Figure 1.--This 1911 study of a boy was used for a post card in 1911. The artist was Philip Boileau and the boy is his nphew Clarence. He entitled it as "Youth" it was used as a "Saturday Evening Post" cover.
Philip Boileau was an American artist/illustrator. He was best known for painting beautiful. Perhaps oothr American
artist is better known for painting women than Charles Dana Gibson. The resiulting images known as the "Boileau Girls" are perhaps know as the most dignified rendering of young
women done by any early 20th century artist. We know of one painting of a boy. Theremay have been more. Boileau was a commercial artist and his work
appeared in a wide range of formats, including postcards, magazine covers, book covers, art prints, and many commercial items such as beer serving trays. He died
in 1917 before commercial art was more fully appreciated in America.
Boileau had quite a cosmopolitan background. His father was a French diplomat who was posted in Canada. At the time Napoleon III was in power in France. His mother was an American, Susan Taylor Benton, the daughter of the famned United States Senator, Thomas Hart Benton. from Missouri.
Philip Boileau was born during 1864 in Canada of French parents. As a boy, Philip lived in Canada, the United States (New York), and Paris. Although his father was a career diplomat, he whad to flee France when Emperor Napoleon III's governement fell during the Franco-Prussian War (1870-71). The Emperor was captured by the Prussians at Sedan. They went to England.
Philip was thus educated in England. I don't know yet what schools he attended in Englnd. After finihing school, at age 23 about 1867 he traveled to Italy to study art and music.
Boileau while studying art in Italy, met and married a beautiful Russian singer. She died a few years fter the marrige.
Bileau worked several years in Europe, traveling to several different countries. Not a lot is known about this [eriod in his life. He either was not serious about persuing his career or his efforts were not recognized and rewarded. Few of the paintings that he did at this have survived. Perhaps he was not very active. His known works done at this time are traditional works styled like the great masters and are quite differet than his work done in America.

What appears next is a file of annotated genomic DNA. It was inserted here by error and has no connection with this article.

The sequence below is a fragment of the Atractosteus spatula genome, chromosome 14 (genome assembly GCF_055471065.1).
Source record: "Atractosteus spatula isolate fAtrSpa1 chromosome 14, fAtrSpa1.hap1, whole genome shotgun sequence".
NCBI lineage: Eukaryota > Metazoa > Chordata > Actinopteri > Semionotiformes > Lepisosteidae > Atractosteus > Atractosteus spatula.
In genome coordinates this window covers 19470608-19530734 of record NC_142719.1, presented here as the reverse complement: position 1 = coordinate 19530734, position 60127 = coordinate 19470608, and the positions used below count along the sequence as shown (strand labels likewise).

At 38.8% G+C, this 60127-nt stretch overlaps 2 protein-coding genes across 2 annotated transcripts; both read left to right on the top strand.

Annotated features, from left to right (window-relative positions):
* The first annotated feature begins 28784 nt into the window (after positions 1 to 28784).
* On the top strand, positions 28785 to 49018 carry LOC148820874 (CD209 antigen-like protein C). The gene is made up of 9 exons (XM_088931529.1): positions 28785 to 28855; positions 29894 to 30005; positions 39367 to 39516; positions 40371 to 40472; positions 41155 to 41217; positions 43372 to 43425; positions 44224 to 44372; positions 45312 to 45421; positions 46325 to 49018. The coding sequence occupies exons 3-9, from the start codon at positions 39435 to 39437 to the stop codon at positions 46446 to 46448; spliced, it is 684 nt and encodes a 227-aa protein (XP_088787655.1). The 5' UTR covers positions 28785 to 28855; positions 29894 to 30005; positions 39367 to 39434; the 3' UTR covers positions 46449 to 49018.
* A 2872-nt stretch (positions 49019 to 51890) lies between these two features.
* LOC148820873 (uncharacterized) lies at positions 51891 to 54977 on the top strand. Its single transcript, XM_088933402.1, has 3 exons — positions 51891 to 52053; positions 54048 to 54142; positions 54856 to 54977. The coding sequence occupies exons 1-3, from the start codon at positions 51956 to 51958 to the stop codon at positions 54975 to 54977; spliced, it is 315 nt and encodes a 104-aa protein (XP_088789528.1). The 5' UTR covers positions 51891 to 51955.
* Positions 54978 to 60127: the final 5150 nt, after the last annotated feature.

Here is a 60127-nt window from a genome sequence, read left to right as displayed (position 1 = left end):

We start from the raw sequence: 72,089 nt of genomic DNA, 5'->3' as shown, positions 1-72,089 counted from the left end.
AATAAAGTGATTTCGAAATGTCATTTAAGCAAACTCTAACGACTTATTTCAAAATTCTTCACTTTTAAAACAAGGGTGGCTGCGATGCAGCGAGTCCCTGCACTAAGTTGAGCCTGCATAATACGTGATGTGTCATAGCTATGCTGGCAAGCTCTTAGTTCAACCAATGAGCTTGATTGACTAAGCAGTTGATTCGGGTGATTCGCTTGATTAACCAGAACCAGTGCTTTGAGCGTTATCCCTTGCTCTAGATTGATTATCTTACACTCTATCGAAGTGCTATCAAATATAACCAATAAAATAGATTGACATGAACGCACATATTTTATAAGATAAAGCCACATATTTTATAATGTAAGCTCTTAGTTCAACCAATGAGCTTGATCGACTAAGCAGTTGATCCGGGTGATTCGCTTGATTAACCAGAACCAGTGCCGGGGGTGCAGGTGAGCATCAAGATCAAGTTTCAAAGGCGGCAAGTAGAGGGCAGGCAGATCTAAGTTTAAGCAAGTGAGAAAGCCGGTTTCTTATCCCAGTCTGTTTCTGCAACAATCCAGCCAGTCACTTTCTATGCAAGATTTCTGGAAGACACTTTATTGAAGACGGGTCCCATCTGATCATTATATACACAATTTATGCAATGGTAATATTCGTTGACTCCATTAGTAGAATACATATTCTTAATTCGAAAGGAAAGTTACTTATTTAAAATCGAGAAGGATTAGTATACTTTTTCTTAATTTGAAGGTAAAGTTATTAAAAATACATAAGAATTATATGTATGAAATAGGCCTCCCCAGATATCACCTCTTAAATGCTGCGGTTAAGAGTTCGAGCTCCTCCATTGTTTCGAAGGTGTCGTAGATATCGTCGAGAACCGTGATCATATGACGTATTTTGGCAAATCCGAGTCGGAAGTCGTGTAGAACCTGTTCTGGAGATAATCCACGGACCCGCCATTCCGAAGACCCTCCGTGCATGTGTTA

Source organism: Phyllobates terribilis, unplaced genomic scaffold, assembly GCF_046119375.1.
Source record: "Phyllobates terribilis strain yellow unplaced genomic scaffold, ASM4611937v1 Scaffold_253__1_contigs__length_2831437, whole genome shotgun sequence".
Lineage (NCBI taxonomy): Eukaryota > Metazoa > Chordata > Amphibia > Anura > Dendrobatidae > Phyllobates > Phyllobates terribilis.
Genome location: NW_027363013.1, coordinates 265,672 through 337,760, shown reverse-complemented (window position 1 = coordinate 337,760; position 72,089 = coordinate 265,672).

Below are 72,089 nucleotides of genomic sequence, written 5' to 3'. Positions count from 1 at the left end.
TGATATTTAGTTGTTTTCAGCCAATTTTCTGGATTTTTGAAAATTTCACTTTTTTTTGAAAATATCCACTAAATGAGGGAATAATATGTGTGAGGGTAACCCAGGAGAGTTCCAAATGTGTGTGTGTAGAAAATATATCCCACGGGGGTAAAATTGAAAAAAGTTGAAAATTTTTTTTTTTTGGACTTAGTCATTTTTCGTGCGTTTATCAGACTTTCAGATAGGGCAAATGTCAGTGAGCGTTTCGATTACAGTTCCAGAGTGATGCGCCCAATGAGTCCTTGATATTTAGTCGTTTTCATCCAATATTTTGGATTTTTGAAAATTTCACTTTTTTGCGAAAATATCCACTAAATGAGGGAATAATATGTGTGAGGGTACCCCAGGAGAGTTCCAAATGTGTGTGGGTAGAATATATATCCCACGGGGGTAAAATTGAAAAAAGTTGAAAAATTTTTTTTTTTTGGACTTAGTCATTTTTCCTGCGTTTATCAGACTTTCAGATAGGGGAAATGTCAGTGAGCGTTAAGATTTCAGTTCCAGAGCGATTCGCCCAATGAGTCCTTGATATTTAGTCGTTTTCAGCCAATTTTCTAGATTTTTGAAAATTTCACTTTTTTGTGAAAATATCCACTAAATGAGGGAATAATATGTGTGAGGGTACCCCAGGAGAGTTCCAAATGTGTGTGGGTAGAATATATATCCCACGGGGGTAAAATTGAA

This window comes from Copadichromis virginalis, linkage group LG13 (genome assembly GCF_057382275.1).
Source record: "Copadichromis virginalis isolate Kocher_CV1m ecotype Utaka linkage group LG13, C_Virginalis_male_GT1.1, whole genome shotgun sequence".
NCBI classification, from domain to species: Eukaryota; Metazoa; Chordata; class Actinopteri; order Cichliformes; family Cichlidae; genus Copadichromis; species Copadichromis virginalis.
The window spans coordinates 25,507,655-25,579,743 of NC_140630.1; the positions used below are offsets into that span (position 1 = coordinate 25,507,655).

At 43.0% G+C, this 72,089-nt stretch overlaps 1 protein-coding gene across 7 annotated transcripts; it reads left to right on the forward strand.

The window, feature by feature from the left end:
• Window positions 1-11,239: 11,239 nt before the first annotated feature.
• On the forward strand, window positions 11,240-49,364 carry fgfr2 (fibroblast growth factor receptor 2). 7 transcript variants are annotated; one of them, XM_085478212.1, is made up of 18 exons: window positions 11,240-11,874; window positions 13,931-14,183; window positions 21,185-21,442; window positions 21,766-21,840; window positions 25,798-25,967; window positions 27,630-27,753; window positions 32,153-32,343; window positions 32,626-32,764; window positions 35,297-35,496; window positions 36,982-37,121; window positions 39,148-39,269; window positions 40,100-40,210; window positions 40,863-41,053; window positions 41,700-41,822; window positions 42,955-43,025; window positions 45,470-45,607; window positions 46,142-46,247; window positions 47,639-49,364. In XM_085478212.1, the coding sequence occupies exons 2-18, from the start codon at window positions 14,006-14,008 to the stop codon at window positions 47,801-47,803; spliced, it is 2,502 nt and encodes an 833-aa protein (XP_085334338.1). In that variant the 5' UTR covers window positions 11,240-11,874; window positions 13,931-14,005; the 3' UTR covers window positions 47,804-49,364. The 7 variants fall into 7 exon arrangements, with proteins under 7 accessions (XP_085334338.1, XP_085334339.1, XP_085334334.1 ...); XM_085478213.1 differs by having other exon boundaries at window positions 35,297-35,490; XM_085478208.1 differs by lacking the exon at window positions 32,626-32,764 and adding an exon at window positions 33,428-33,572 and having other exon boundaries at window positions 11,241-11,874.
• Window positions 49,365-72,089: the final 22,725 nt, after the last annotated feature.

Boileau at age 33 emigrated to the United States in 1897. He went to Baltimore, I am not sure why. He seems to have made a decission to seriously persuing his career. He began painting portraits of wealthy people in the city. He moved to Philadelphia and exibited at the Pennsylvania Academy of Fine Arts (1900).
When he moved to Philadelphi he met Emily Gilbert who was a very young actress (1900). Boileau was smitten with her at once and she proved to be a great inspiration. They were married (1907). Philip was 43 and Emily was 21.
New York was the center of the American art scene and publishing industry. Thus Boileau moved there (1902). He opened a studio there.
It was after setting up in New York that his real career bgan. It was there that he did "Peggy", the first of his series of glamerous women. His treatmentwas so different from established depictions that he had trouble marketing it. Finally he self-published it to great success. No one know for sure, but Peggy was probably in reality mily Gilbert. Boileau drew "Sweetheart", reportedly his favorite drawing of Emily which was also a great success (1905). These drawings of women are today known as the Boileau girls are are some of the finest representations of early 20th century American women.